In Tuesday’s (5/26) Wall Street Journal, Barbara Jepson writes, “Eighty-year-old Stanley Drucker, who retires next month as principal clarinet of the New York Philharmonic after a record-setting 60-year tenure, is part of an international orchestral elite of ‘star’ section leaders—players who flawlessly execute solo passages in symphonic scores and shine in the concerto spotlight as well. His name may not be familiar, but his fluid, aptly cheeky rendering of the famous glissando clarinet opening of Gershwin’s ‘Rhapsody in Blue’ has been enjoyed by millions who saw the Woody Allen film ‘Manhattan.’ His recordings of concertos by Aaron Copland and John Corigliano with the Philharmonic won him Grammy nominations.” Drucker gives his final concerto appearances (playing the Copland) with the Philharmonic beginning next week under retiring music director Lorin Maazel. “His own playing is notable for its seamless legato, heartfelt expressivity, tonguing precision and clarity of sound. He has performed nearly 200 times as soloist, and given the premieres of concertos by Mr. Corigliano and William Bolcom, commissioned for him by the Philharmonic. An archival exhibit of memorabilia about the clarinetist is on display at Fisher Hall through Aug. 15.”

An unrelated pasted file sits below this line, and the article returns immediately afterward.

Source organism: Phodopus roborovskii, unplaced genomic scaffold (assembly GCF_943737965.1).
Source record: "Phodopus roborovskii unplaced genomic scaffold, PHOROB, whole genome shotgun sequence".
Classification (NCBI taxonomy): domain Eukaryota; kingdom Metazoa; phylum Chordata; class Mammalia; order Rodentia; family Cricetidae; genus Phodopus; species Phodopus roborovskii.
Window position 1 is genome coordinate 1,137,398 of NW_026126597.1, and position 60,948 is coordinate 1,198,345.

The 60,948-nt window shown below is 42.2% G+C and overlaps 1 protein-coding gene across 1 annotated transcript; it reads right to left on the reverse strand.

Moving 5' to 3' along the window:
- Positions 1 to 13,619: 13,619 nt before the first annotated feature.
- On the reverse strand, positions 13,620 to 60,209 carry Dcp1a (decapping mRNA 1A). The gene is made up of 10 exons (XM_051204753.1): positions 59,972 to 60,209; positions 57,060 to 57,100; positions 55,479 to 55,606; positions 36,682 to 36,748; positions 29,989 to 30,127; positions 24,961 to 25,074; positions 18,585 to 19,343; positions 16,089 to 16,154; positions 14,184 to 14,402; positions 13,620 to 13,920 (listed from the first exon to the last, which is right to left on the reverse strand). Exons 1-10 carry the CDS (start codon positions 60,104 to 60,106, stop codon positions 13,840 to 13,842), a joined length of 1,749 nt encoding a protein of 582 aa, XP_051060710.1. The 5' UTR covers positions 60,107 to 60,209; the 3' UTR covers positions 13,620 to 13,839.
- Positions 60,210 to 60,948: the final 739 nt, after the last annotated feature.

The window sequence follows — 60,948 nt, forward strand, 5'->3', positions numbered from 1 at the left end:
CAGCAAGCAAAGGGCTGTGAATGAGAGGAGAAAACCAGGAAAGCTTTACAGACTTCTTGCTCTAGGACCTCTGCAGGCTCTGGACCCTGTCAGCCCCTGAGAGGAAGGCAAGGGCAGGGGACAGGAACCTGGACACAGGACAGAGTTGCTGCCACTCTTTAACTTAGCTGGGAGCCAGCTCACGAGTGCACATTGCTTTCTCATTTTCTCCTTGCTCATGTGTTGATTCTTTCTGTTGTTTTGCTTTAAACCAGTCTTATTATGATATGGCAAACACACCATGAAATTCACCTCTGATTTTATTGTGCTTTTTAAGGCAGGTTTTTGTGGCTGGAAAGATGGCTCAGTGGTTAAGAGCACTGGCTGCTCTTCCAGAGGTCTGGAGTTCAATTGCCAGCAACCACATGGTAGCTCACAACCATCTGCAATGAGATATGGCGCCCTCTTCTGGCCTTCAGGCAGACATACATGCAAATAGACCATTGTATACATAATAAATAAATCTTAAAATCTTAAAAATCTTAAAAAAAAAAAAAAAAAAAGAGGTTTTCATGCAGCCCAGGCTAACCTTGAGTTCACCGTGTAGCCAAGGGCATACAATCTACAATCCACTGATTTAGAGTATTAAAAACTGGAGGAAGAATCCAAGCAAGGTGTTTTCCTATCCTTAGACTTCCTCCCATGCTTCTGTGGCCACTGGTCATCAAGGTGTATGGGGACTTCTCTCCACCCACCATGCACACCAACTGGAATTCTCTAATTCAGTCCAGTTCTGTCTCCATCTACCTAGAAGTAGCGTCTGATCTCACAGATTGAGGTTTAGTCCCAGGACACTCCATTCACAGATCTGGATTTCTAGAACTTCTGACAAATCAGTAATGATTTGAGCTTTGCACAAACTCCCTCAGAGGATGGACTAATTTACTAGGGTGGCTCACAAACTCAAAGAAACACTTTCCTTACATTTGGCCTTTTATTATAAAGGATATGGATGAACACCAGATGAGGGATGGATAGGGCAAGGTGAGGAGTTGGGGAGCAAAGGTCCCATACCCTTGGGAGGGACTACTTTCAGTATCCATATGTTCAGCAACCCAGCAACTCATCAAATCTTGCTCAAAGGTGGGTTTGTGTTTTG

Posted May 26, 2009

Photo credit: Michael DiVito